​October 3, 2017

The  BC Wildlife Federation is concerned about a recent decision by the province to restrict licensed hunter vehicle use in the Cariboo. The Province said this action was taken to protect big game wildlife in areas severely affected by wildfires this summer, and will be in effect until December 10, 2017.

President Harvey Andrusak has written to the Minister to express extreme disappointment with the new regulation targeting only resident hunters. The BCWF’s position is that vehicle use should be prohibited for everyone if there is a genuine conservation risk to wildlife in the area.

Here is a copy of that letter.

October 3, 2017

The Honourable Doug Donaldson

Minister of Forests, Lands and Natural Resource Operations,

and Rural Development

PO Box 9049, Stn Prov Govt

Victoria, B.C.

V8W 9E2

Dear Minister Donaldson,

Re: Unfair Hunting Vehicle Restrictions in the Cariboo

The BCWF is hugely disappointed with a recent change to hunting regulations that restricts licensed resident hunting through vehicle closures in the Cariboo Region of the province.

The Ministry of Forests, Lands, Natural Resource Operations and Rural Development issued this hunting regulation change on September 29, 2017, in effect to December 10, 2017. The new regulations prohibit the use of all motor vehicles for the purpose of licensed hunting within the Chilcotin Plateau and Hanceville-Riske Creek fires in the Cariboo. The Province said this action was taken to protect big game wildlife in areas severely affected by wildfires this summer.

Effects of Roads on Wildlife

First Nations and nearly all recreational and commercial users remain un-impacted by this restriction. If this regulation is for conservation everyone on the land base should be removed, and the roads should be decommissioned and reseeded. The long-lasting legacy of roads, weeds, and habitat loss continue under this announcement.

The effects of roads and linear features on wildlife include: Vectors for invasive and noxious weeds, facilitating the movement of predators, habitat loss and degradation, habitat alienation, and increased sight ability and mortality through hunting. The overwhelming majority of the impacts on wildlife values come from the combination of roads and people.

Effects of Hunting on Cariboo Moose Populations

Resident hunter hunting opportunities for moose in the Cariboo are currently restricted to male (bull) only through a tightly controlled limited entry lottery draw. The resident hunter harvest in the Cariboo has been cut from over 3,000 per year in the 1980s to less than 600 today. Bull cow ratios in all of the Cariboo fire areas are above provincial minimums, and well above conservation-related thresholds. In addition, not one collared cow moose was killed in the fire. There is no scientific rationale that shows hunting by residents will have a meaningful impact for moose populations or wildlife values in the area.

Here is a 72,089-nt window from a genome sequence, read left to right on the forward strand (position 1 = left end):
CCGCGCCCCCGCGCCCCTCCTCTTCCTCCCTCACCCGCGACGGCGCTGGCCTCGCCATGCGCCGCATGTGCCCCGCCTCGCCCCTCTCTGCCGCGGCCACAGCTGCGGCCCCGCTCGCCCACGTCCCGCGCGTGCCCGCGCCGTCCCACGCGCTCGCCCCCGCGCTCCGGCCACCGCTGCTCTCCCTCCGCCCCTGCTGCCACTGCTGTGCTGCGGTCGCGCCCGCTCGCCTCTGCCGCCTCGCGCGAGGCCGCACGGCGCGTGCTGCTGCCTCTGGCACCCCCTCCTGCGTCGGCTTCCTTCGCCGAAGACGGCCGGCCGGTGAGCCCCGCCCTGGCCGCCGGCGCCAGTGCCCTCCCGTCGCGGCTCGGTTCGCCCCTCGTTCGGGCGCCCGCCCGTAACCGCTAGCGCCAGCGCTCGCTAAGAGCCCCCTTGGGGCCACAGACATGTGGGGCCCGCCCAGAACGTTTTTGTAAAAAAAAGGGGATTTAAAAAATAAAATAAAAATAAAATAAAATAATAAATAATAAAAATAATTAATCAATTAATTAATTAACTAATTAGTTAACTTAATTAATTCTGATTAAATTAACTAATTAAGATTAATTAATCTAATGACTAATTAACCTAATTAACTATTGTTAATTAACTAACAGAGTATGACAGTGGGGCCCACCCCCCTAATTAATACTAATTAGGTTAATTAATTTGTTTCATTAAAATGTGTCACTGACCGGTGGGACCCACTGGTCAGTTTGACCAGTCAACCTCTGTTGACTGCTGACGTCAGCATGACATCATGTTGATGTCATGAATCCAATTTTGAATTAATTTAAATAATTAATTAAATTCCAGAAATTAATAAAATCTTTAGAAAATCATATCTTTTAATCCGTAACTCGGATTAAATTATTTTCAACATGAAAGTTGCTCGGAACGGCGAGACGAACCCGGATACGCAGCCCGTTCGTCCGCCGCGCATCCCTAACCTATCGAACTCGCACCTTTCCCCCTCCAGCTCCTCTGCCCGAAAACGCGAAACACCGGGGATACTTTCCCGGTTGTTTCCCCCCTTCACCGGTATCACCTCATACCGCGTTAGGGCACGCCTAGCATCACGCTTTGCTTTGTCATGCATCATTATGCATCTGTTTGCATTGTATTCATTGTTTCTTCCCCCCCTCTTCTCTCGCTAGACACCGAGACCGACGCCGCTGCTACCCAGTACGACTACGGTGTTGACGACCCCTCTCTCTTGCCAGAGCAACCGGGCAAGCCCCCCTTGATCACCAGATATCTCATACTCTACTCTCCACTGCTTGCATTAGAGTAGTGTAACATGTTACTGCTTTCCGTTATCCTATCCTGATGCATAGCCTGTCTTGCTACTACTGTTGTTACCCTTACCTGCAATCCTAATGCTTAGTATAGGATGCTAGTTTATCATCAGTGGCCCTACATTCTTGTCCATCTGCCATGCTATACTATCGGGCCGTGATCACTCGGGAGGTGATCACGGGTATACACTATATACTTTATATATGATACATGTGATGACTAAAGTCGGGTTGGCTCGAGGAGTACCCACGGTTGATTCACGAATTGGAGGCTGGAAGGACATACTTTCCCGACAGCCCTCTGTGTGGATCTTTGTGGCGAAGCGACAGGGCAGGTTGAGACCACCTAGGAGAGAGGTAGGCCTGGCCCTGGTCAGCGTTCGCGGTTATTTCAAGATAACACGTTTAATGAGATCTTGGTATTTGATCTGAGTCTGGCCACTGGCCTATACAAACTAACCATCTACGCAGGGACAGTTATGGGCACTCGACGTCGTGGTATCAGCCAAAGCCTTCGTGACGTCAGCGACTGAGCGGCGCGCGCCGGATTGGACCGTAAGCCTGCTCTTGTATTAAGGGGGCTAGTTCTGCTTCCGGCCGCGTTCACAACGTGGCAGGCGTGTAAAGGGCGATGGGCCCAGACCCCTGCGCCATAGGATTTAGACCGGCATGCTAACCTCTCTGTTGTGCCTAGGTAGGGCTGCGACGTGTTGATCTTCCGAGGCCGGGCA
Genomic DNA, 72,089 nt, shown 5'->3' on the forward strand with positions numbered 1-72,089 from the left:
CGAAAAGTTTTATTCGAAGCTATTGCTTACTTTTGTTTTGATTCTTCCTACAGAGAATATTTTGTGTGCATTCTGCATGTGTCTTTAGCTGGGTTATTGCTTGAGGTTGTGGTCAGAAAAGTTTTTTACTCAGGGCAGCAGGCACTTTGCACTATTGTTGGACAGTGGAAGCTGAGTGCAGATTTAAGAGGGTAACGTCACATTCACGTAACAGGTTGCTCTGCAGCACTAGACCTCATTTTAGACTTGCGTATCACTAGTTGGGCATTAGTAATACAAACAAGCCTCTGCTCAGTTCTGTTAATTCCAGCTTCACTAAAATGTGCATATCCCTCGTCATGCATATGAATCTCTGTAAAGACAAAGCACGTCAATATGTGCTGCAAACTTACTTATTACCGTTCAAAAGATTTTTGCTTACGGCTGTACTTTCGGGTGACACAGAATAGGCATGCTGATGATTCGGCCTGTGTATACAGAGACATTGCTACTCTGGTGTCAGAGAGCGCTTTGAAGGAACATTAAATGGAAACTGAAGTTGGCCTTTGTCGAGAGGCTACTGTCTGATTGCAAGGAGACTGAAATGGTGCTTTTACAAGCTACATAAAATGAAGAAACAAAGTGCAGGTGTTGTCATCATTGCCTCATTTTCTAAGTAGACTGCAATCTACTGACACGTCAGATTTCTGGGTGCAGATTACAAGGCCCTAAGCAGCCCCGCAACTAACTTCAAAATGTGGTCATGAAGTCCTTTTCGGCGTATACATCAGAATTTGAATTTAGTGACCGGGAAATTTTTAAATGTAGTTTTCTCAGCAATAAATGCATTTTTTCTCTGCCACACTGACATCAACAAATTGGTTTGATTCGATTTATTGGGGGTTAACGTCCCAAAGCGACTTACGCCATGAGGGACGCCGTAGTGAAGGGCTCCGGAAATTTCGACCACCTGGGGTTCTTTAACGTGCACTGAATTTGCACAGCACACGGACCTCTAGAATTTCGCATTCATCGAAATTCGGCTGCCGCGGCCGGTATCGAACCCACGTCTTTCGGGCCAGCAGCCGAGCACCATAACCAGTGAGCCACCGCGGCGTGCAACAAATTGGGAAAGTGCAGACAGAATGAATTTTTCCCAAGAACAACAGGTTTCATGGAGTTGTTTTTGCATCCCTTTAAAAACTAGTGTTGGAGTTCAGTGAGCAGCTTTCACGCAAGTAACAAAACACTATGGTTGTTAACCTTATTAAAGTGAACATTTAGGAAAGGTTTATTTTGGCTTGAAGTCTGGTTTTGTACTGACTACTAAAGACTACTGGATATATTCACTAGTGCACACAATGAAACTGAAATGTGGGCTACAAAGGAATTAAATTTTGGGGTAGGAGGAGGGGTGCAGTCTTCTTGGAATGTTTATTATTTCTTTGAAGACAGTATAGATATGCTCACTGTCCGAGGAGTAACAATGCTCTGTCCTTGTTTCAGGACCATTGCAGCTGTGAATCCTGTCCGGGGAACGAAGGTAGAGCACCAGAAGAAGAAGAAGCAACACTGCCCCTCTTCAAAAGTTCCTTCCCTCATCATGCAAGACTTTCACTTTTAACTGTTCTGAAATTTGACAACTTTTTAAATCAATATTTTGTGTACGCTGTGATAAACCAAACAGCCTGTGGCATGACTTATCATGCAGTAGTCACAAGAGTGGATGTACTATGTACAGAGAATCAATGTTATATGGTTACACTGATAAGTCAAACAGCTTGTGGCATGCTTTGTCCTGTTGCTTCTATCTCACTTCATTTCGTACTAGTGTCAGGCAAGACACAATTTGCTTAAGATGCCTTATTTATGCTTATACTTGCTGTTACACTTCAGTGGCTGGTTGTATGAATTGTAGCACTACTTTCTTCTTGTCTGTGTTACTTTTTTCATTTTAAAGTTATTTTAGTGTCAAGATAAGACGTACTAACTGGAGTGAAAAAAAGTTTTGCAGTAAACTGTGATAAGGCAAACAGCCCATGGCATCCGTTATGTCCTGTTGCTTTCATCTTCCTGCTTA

The BCWF Calls for Fair Regulation

The BCWF is disappointed with the political decision to restrict motor vehicle use only for licensed hunters in the Cariboo. The new regulation neglects the long-lasting legacy effects of roads on wildlife values in British Columbia.

101-9706 188th St, Surrey, BC V4N 3M2 | T: 604-882-9988 TF: 1-888-881-2293 F: 604-882-9933 | www.bcwf.bc.ca

Harvey Andrusak, president of the 50,000-member federation said, “Closures targeted at hunting vehicle use only points out that this decision is a purely political measure unsupported by the science.” Andrusak notes that political decisions have no place in fish and wildlife management. He said, “This decision undermines the dedicated staff who work in the Ministry and puts into question the very purpose of biologists who work in the government.”

The government has stated that it believes fish and wildlife should be managed on the basis of science. Andrusak questions the sincerity of these commitments when recent decisions on grizzly bears, and now Cariboo Region moose and mule deer, were not made on the basis of science.

The BCWF’s position is that vehicle use should be prohibited for everyone if there is a genuine conservation risk to wildlife. The organization calls on the Minister to explain to the public the basis for the decision to close vehicle use solely for licensed hunters. The Minister also needs to state whether or not the restrictions are due to conservation concerns. In the absence of evidence to justify hunting vehicle-only closures, this is a politically motivated decision which puts resident hunters, wildlife and science at the bottom of the ladder.

We look forward to meeting with you as soon as possible to resolve this issue. The BCWF director of Strategic Initiatives will be contacting your office shortly to set up an in-person meeting.

Yours in conservation,

Harvey Andrusak

President

BC Wildlife Federation

Copies To:

Honourable John Horgan, Premier of the Province of British Columbia

Dr. Andrew Weaver, Leader of the Green Party of British Columbia

John Rustad, Opposition Forests Critic

101-9706 188th St, Surrey, BC V4N 3M2 | T: 604-882-9988 TF: 1-888-881-2293 F: 604-882-9933 | www.bcwf.bc.ca

Other News